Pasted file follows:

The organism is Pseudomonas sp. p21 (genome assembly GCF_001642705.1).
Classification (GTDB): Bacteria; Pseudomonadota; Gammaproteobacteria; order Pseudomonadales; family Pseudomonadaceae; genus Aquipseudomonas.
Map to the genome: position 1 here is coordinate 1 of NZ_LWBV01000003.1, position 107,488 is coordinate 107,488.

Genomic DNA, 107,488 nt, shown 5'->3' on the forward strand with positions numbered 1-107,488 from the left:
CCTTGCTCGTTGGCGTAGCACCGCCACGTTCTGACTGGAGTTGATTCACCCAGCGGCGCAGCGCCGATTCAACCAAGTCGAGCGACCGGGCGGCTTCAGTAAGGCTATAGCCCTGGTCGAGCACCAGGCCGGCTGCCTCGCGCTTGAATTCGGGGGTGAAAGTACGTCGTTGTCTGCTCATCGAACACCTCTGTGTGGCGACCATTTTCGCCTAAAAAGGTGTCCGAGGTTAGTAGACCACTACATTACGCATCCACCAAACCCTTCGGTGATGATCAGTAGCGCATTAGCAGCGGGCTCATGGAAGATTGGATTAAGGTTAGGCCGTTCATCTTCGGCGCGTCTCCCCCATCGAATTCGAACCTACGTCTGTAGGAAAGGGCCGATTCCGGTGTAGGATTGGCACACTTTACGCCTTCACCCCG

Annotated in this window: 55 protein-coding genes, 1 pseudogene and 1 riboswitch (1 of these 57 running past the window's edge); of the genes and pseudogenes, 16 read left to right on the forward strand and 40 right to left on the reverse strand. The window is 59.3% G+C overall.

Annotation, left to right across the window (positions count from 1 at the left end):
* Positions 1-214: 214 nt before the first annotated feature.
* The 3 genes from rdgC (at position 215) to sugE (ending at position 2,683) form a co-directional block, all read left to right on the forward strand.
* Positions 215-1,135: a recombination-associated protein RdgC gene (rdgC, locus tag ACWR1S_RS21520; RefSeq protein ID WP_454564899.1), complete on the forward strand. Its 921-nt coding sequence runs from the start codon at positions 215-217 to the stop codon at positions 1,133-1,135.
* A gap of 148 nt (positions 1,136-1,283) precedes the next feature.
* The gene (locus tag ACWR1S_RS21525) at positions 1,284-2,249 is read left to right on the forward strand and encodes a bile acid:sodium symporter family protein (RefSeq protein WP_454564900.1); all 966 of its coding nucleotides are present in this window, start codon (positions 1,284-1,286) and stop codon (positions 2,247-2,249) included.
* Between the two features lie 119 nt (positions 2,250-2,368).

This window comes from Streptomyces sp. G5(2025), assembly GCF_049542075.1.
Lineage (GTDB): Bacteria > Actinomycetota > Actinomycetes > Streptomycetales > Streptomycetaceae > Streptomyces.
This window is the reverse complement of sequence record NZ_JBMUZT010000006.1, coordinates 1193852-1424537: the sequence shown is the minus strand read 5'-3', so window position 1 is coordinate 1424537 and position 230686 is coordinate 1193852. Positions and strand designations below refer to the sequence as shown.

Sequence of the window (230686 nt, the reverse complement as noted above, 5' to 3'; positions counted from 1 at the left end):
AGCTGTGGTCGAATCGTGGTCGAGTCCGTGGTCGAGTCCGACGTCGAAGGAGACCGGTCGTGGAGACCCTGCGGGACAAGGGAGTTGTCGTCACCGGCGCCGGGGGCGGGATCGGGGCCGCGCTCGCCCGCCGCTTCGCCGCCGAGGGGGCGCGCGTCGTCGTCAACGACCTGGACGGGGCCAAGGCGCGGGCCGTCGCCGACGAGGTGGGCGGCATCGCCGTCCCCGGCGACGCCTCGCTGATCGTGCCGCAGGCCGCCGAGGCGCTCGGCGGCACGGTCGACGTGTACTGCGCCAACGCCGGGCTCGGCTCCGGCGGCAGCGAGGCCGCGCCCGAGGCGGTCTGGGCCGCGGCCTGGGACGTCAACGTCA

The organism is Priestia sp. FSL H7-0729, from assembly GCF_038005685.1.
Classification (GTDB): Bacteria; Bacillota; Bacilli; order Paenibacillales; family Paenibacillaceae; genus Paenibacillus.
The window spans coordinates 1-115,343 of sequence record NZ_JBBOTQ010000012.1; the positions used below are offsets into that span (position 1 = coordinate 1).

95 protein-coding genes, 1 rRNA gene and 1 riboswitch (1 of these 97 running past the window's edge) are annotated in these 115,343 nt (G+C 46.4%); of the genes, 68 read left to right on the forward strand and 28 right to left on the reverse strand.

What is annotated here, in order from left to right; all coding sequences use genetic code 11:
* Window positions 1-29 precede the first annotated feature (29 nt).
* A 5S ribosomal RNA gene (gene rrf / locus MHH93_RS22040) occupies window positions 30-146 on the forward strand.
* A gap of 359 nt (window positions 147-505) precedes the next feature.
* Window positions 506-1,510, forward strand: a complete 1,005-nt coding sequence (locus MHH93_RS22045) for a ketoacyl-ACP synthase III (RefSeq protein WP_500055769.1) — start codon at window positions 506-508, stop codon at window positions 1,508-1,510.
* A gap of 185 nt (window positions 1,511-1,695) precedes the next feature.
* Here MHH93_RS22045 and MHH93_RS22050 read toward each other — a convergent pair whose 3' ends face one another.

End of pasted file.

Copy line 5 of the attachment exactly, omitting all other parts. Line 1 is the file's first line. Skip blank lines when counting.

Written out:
CCTTGCTCGTTGGCGTAGCACCGCCACGTTCTGACTGGAGTTGATTCACCCAGCGGCGCAGCGCCGATTCAACCAAGTCGAGCGACCGGGCGGCTTCAGTAAGGCTATAGCCCTGGTCGAGCACCAGGCCGGCTGCCTCGCGCTTGAATTCGGGGGTGAAAGTACGTCGTTGTCTGCTCATCGAACACCTCTGTGTGGCGACCATTTTCGCCTAAAAAGGTGTCCGAGGTTAGTAGACCACTACATTACGCATCCACCAAACCCTTCGGTGATGATCAGTAGCGCATTAGCAGCGGGCTCATGGAAGATTGGATTAAGGTTAGGCCGTTCATCTTCGGCGCGTCTCCCCCATCGAATTCGAACCTACGTCTGTAGGAAAGGGCCGATTCCGGTGTAGGATTGGCACACTTTACGCCTTCACCCCG